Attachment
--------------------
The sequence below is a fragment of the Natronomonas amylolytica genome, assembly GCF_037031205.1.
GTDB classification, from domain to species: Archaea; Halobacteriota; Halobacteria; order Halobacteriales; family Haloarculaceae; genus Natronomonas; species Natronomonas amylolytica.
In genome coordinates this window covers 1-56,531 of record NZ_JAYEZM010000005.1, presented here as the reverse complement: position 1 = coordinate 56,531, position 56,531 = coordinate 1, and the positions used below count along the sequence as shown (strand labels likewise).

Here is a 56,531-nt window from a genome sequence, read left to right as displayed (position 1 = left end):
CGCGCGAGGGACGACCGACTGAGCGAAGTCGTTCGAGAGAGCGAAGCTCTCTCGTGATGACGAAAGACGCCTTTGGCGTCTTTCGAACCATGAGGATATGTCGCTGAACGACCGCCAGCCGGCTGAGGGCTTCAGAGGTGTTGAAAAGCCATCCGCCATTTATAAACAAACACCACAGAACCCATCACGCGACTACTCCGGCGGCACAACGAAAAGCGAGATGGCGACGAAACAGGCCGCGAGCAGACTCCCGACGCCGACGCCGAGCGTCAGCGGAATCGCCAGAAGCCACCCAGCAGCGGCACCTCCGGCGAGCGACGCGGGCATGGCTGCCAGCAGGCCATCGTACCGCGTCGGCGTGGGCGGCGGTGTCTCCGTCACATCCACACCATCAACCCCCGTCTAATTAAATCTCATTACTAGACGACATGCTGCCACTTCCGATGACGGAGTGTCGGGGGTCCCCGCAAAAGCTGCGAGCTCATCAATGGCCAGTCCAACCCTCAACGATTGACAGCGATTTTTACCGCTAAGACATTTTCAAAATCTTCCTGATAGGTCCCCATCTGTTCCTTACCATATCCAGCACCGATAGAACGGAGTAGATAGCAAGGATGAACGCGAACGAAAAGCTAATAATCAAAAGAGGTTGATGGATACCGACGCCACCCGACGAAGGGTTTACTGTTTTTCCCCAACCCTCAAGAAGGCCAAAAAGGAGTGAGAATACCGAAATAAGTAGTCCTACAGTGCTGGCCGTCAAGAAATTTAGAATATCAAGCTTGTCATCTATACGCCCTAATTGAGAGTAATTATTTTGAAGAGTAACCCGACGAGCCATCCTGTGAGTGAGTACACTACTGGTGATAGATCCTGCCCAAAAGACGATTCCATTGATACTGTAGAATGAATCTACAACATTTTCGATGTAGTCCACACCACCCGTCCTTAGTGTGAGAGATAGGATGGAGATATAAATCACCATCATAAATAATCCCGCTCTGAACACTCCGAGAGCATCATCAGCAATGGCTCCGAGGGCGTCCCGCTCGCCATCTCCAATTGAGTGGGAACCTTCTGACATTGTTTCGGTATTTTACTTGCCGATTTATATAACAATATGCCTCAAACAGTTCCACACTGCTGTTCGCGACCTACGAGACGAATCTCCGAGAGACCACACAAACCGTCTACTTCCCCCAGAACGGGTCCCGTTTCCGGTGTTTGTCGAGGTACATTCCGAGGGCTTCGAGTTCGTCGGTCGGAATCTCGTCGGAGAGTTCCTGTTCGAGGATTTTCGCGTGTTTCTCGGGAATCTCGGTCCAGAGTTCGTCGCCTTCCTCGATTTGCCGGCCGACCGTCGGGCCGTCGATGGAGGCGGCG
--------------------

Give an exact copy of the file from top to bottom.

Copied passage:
The sequence below is a fragment of the Natronomonas amylolytica genome, assembly GCF_037031205.1.
GTDB classification, from domain to species: Archaea; Halobacteriota; Halobacteria; order Halobacteriales; family Haloarculaceae; genus Natronomonas; species Natronomonas amylolytica.
In genome coordinates this window covers 1-56,531 of record NZ_JAYEZM010000005.1, presented here as the reverse complement: position 1 = coordinate 56,531, position 56,531 = coordinate 1, and the positions used below count along the sequence as shown (strand labels likewise).

Here is a 56,531-nt window from a genome sequence, read left to right as displayed (position 1 = left end):
CGCGCGAGGGACGACCGACTGAGCGAAGTCGTTCGAGAGAGCGAAGCTCTCTCGTGATGACGAAAGACGCCTTTGGCGTCTTTCGAACCATGAGGATATGTCGCTGAACGACCGCCAGCCGGCTGAGGGCTTCAGAGGTGTTGAAAAGCCATCCGCCATTTATAAACAAACACCACAGAACCCATCACGCGACTACTCCGGCGGCACAACGAAAAGCGAGATGGCGACGAAACAGGCCGCGAGCAGACTCCCGACGCCGACGCCGAGCGTCAGCGGAATCGCCAGAAGCCACCCAGCAGCGGCACCTCCGGCGAGCGACGCGGGCATGGCTGCCAGCAGGCCATCGTACCGCGTCGGCGTGGGCGGCGGTGTCTCCGTCACATCCACACCATCAACCCCCGTCTAATTAAATCTCATTACTAGACGACATGCTGCCACTTCCGATGACGGAGTGTCGGGGGTCCCCGCAAAAGCTGCGAGCTCATCAATGGCCAGTCCAACCCTCAACGATTGACAGCGATTTTTACCGCTAAGACATTTTCAAAATCTTCCTGATAGGTCCCCATCTGTTCCTTACCATATCCAGCACCGATAGAACGGAGTAGATAGCAAGGATGAACGCGAACGAAAAGCTAATAATCAAAAGAGGTTGATGGATACCGACGCCACCCGACGAAGGGTTTACTGTTTTTCCCCAACCCTCAAGAAGGCCAAAAAGGAGTGAGAATACCGAAATAAGTAGTCCTACAGTGCTGGCCGTCAAGAAATTTAGAATATCAAGCTTGTCATCTATACGCCCTAATTGAGAGTAATTATTTTGAAGAGTAACCCGACGAGCCATCCTGTGAGTGAGTACACTACTGGTGATAGATCCTGCCCAAAAGACGATTCCATTGATACTGTAGAATGAATCTACAACATTTTCGATGTAGTCCACACCACCCGTCCTTAGTGTGAGAGATAGGATGGAGATATAAATCACCATCATAAATAATCCCGCTCTGAACACTCCGAGAGCATCATCAGCAATGGCTCCGAGGGCGTCCCGCTCGCCATCTCCAATTGAGTGGGAACCTTCTGACATTGTTTCGGTATTTTACTTGCCGATTTATATAACAATATGCCTCAAACAGTTCCACACTGCTGTTCGCGACCTACGAGACGAATCTCCGAGAGACCACACAAACCGTCTACTTCCCCCAGAACGGGTCCCGTTTCCGGTGTTTGTCGAGGTACATTCCGAGGGCTTCGAGTTCGTCGGTCGGAATCTCGTCGGAGAGTTCCTGTTCGAGGATTTTCGCGTGTTTCTCGGGAATCTCGGTCCAGAGTTCGTCGCCTTCCTCGATTTGCCGGCCGACCGTCGGGCCGTCGATGGAGGCGGCG